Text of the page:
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End-to-End Detection of Third-Party Middlebox Interference


Currently, every packet sent on the Internet goes through numerous routers and intermediaries until it gets to the intended receiver. While routing the traffic, these intermediaries (referred to as middleboxes) are potentially capable of making significant changes to what happens to a traffic stream on the network. During the past decade, a wide variety of middleboxes have been proposed, implemented and deployed. Examples include traffic shapers, proxies, firewalls, and WAN optimizers. These middleboxes are becoming a common element of various types of networks, making their detection by end-hosts beneficial and in some cases crucial.

One class of intermediaries, defined as "payload-preserving middleboxes", makes no changes to the content of the traffic, giving the appearance that nothing has been done to the stream other than routing it to the destination. This transparency property can make end-to-end detection of such intermediaries very challenging in most cases. The main contribution of this dissertation is to investigate the detectability of such middleboxes by seeking answers to this question: "If they pay attention, can the sender or receiver (or both if they cooperate) determine that something of this kind has been done?''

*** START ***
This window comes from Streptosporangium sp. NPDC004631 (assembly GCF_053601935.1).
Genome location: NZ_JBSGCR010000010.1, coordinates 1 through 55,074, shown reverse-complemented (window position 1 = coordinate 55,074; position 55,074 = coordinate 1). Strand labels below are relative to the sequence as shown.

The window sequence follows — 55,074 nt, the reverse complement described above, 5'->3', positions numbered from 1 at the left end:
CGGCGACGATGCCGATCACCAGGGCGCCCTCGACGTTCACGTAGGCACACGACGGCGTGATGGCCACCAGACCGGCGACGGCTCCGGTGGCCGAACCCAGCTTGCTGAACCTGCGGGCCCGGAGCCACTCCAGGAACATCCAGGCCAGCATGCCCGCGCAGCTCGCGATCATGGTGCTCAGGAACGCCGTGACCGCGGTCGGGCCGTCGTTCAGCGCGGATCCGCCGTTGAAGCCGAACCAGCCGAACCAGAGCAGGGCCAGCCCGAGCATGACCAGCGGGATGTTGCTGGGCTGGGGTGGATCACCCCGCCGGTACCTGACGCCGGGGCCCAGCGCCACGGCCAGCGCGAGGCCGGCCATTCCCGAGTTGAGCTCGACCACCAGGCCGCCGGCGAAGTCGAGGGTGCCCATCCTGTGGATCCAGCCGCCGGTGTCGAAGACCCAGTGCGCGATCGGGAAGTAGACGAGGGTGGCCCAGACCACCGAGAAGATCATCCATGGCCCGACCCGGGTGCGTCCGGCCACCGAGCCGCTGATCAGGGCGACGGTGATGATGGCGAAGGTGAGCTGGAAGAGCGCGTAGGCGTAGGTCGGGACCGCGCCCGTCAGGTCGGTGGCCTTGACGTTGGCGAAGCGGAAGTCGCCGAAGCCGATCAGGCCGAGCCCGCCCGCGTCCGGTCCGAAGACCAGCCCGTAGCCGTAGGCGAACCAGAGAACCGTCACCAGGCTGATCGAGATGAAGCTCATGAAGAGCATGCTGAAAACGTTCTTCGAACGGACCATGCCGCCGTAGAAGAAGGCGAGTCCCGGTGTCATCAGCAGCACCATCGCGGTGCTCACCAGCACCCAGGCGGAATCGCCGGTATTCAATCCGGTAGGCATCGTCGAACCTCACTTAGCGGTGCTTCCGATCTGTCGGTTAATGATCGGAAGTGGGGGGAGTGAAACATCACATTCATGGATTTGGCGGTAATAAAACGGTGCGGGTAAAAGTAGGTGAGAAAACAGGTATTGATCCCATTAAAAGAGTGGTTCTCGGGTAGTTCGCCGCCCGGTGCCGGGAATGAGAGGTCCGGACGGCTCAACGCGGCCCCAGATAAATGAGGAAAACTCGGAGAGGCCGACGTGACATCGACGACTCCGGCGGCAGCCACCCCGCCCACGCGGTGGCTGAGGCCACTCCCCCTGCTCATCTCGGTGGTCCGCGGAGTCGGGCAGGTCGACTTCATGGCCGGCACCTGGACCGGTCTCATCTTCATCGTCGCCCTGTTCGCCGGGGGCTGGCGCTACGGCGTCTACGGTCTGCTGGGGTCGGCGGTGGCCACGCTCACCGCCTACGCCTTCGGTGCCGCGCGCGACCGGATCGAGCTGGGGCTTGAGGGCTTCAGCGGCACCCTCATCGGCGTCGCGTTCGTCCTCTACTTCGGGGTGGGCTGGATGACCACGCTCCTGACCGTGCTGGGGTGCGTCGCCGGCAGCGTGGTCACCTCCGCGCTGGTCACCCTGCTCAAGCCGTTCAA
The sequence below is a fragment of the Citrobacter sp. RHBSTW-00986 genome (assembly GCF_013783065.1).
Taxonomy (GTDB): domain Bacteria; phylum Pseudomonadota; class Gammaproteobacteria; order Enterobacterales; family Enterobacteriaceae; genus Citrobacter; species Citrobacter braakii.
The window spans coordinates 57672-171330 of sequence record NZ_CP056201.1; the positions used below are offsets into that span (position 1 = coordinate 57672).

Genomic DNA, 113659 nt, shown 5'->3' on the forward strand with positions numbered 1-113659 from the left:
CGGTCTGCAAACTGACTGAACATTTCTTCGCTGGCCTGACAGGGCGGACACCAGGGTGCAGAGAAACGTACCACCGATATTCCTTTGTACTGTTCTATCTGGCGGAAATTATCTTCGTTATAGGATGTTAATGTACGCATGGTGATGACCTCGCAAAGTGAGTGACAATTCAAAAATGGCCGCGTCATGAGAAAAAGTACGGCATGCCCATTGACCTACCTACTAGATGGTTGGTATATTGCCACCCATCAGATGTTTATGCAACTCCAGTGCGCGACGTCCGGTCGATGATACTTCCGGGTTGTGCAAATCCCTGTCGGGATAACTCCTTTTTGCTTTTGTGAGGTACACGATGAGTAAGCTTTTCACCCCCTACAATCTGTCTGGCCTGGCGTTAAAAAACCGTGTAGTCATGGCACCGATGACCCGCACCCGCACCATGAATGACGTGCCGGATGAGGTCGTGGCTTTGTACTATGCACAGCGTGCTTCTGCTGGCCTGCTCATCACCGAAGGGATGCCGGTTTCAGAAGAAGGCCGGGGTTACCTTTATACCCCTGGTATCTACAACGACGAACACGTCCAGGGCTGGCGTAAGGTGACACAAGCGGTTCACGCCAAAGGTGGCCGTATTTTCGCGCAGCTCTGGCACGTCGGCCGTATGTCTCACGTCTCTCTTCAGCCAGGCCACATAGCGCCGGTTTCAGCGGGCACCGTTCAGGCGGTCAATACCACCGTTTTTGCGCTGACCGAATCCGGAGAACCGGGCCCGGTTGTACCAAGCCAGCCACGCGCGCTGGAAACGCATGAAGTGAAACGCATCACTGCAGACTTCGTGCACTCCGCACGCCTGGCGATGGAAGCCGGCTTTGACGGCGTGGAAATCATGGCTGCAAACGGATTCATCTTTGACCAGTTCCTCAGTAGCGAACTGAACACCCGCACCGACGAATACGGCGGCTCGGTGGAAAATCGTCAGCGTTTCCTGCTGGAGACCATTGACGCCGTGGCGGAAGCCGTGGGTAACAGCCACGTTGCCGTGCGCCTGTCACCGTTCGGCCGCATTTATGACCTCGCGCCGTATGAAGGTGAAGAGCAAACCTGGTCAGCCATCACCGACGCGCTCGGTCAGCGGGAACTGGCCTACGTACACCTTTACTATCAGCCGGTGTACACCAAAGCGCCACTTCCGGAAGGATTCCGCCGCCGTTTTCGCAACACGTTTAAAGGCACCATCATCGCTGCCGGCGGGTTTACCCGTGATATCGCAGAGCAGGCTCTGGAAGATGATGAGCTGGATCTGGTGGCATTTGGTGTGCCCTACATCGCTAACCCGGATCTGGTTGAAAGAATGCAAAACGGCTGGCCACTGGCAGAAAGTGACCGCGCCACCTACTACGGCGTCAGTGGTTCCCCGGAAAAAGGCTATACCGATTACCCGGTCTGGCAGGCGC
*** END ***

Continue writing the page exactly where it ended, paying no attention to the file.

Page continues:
Another contribution of this dissertation is to view and analyze the universal set of all middlebox interferences on network traffic as a whole. We partition this set of middlebox interferences into detectable and undetectable middleboxes. Within the detectable partition, we introduce the notion of normally detectable middleboxes, denoting that a certain type of middlebox is detectable under normal Internet conditions, with a specific degree of certainty. In this research we developed a general framework to detect network discriminators, which we have defined as middleboxes that delay and/or drop packets in a discriminatory fashion. We achieved this by modeling their interference on the network and proposing a unified solution to the detectability problem, rather than ad hoc approaches that are only applicable to a specific type of middlebox.

To illustrate the implementation feasibility of our generalization idea, we then used our results to detect a number of prevalent and important middleboxes: network compression, traffic prioritization, and traffic shaping/policing. In addition to the analytical approach that we took to solve our detection problem, our results are also supported by extensive network simulations and live Internet experiments using a real middlebox.

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